“Because on-time delivery, and delivering a product that makes the customers and the passengers happy is our primary mission, and so we don’t necessarily need to grow and expand our portfolio yet.”
Earlier this year, Boeing VP payloads and systems supplier management Beth Anderson cited on-time delivery issues as among the reasons why the airframer has broadened its portfolio to include LIFT by Encore seats and indeed Jamco business class seats. Boeing is also exploring collaboration options with automotive seat supplier Adient.
“I think we have seen constraints in the industry and so we are reaching out and we think by providing more options for our customers it just gives them more breadth and ability to have a good product, be innovative and meet the delivery requirements,” Anderson told Runway Girl Network editor Mary Kirby at the Aircraft Interiors Expo in Hamburg.
Does this give LIFT by Encore a sort of ‘favored nation’ status with Boeing? “We just want to provide more options for them [airlines] and the relationship with LIFT is a bit different in that we will place the purchase order directly with LIFT and the airlines can negotiate the pricing but we will have the contract so we’ll have more involvement with the seat supplier. It is not BFE [buyer furnished equipment] and a separate contractual relationship.”
She refers to the approach as a sort of “hybrid” SFE model because airlines “get the ability to negotiate directly with the seat supplier like BFE but they will have the Boeing backing of it being through our purchase order and through more direct interface with the seat supplier…
“I think it gives them the dependability of Boeing backing and having a little more influence in the outcome because we’re contractually aligned with the seat supplier. They get the same as any of the other Boeing products and hardware on the airplane – that we’re going to support the airplane until it’s no longer flying out there, and they’ll get the same kind of support from the seats.”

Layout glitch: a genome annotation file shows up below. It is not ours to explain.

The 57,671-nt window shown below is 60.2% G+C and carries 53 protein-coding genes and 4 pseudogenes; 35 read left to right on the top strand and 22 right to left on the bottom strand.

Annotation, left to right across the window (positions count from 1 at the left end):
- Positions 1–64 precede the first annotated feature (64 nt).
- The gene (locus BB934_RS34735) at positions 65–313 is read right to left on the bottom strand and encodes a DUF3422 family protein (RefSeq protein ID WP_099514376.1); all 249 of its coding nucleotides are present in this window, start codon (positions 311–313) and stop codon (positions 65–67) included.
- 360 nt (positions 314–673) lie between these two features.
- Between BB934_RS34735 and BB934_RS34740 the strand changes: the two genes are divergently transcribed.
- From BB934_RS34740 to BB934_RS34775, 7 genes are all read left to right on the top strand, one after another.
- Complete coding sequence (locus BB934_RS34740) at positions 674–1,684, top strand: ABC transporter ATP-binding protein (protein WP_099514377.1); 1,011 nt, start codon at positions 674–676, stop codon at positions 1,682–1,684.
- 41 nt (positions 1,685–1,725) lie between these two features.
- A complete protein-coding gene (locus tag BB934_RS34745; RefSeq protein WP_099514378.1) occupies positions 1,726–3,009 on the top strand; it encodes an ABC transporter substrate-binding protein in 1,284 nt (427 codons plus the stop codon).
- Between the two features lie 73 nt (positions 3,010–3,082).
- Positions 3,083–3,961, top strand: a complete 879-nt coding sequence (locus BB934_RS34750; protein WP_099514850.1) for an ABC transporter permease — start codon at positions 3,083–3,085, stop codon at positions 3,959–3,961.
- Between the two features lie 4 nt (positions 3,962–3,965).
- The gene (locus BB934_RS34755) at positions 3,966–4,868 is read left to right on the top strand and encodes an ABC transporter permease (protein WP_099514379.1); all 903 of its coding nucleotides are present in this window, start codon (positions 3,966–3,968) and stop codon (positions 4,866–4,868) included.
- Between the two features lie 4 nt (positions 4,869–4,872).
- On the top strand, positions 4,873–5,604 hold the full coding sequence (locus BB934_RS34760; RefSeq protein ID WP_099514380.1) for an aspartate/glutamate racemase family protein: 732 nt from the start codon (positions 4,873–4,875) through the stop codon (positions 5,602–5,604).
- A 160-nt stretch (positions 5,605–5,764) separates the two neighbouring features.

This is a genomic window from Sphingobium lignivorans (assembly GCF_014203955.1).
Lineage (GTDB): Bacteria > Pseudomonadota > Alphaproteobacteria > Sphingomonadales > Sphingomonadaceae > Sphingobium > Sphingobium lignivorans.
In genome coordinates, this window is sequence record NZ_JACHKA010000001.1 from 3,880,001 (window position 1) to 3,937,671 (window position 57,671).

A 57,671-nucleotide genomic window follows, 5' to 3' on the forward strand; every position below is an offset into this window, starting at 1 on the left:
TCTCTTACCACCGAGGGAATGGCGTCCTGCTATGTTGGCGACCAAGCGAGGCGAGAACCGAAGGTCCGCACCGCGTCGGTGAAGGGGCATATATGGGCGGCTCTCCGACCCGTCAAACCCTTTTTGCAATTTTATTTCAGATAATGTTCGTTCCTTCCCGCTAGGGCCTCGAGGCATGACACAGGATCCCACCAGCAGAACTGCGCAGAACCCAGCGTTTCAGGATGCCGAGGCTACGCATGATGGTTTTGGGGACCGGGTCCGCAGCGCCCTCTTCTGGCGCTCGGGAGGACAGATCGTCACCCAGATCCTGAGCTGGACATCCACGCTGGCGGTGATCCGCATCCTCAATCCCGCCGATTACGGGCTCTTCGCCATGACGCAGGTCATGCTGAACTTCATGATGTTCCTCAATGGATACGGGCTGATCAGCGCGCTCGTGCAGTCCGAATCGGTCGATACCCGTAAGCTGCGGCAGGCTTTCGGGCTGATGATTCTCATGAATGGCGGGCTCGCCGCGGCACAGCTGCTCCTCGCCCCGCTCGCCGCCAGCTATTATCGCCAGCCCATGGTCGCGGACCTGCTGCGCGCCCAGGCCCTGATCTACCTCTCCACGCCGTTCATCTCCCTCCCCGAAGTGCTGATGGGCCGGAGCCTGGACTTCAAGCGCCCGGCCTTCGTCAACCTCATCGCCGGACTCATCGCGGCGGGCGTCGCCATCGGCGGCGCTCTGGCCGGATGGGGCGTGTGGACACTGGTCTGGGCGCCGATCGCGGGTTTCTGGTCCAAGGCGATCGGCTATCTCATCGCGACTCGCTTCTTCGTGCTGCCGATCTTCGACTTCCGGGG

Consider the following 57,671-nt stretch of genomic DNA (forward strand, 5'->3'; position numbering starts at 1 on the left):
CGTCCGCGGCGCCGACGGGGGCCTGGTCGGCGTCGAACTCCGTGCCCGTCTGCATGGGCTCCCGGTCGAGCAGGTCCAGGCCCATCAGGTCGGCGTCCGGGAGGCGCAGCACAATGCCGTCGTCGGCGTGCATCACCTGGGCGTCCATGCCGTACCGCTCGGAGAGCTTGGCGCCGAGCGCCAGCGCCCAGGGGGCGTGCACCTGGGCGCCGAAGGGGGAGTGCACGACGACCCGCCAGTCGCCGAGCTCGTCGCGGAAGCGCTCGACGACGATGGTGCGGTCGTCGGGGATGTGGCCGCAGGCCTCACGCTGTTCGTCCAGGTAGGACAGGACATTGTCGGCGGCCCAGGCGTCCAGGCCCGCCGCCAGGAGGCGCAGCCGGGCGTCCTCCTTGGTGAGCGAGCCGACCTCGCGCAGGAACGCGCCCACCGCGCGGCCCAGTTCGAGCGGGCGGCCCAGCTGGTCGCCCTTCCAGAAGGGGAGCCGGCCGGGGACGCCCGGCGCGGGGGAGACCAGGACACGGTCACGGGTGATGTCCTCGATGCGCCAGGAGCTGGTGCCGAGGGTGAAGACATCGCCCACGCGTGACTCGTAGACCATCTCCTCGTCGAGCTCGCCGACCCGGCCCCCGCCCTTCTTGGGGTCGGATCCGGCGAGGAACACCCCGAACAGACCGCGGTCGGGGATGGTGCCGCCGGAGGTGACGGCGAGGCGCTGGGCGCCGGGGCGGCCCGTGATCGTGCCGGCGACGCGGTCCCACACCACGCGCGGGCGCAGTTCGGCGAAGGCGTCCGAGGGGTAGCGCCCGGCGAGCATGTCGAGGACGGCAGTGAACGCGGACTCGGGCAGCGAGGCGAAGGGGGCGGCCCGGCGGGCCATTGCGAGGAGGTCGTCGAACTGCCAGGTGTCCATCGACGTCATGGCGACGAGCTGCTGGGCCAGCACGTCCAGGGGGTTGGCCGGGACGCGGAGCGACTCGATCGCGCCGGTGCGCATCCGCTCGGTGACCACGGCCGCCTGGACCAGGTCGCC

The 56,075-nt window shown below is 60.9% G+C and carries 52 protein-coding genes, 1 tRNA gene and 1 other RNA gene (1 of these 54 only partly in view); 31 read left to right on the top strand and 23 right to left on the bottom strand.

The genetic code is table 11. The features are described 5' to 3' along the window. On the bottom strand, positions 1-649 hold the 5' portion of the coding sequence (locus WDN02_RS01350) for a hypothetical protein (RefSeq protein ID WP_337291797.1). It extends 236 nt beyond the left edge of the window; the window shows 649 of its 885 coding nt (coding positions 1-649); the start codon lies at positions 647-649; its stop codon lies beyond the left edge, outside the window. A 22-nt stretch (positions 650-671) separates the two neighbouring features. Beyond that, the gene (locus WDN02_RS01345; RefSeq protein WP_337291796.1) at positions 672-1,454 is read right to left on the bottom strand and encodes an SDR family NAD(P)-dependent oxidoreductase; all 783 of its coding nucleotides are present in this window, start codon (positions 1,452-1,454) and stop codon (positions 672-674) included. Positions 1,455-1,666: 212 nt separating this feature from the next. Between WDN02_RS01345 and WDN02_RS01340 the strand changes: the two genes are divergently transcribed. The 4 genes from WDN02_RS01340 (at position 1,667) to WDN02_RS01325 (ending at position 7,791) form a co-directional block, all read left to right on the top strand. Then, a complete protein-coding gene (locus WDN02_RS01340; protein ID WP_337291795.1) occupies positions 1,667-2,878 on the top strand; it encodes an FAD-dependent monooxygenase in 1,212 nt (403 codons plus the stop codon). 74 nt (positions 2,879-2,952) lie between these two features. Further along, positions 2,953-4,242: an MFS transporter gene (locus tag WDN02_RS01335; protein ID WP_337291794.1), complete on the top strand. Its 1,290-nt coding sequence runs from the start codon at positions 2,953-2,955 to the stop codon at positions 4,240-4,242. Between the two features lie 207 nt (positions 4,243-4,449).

Like Dobrusin, Anderson is excited about the ability to customize the LIFT by Encore products. On the 737, for instance, “what’s really exciting about the LIFT product is they’ve taken the Boeing Sky Interior and it’s incorporated in the seat so from the contours, the touch points, the lighting. The lighting from the airplane is actually integrated into the seat. So when we’re flying and going from a dusk to an evening, and then an evening to a morning, the lights in the cabin change to reflect the different segment of the flight and the seats have the same lighting.
“So it just gives you that more integrated experience and they have IFE as an option. They have their personal electronic device holders … You can put, you know, lots of bells and whistles on it if you want and the whole thing is just great that it is so integrated with the rest of the architecture in the airplane.”
It is notable that Boeing and its rivals are upping their messaging around interiors. “I think it’s really exciting,” says Anderson. “I am an engineer so it is not just about the flight deck and the range and the fuel efficiency, you know, it is about the passenger experience and it’s about allowing airlines to differentiate themselves and it happens in the cabin and so we want to be integral with the different suppliers to develop and innovate a product that is aligned aesthetically and spatially with airplane itself. And so when we can bring the two together and have a more integrated product it is going to deliver more value to our customers.”
Additional reporting by Mary Kirby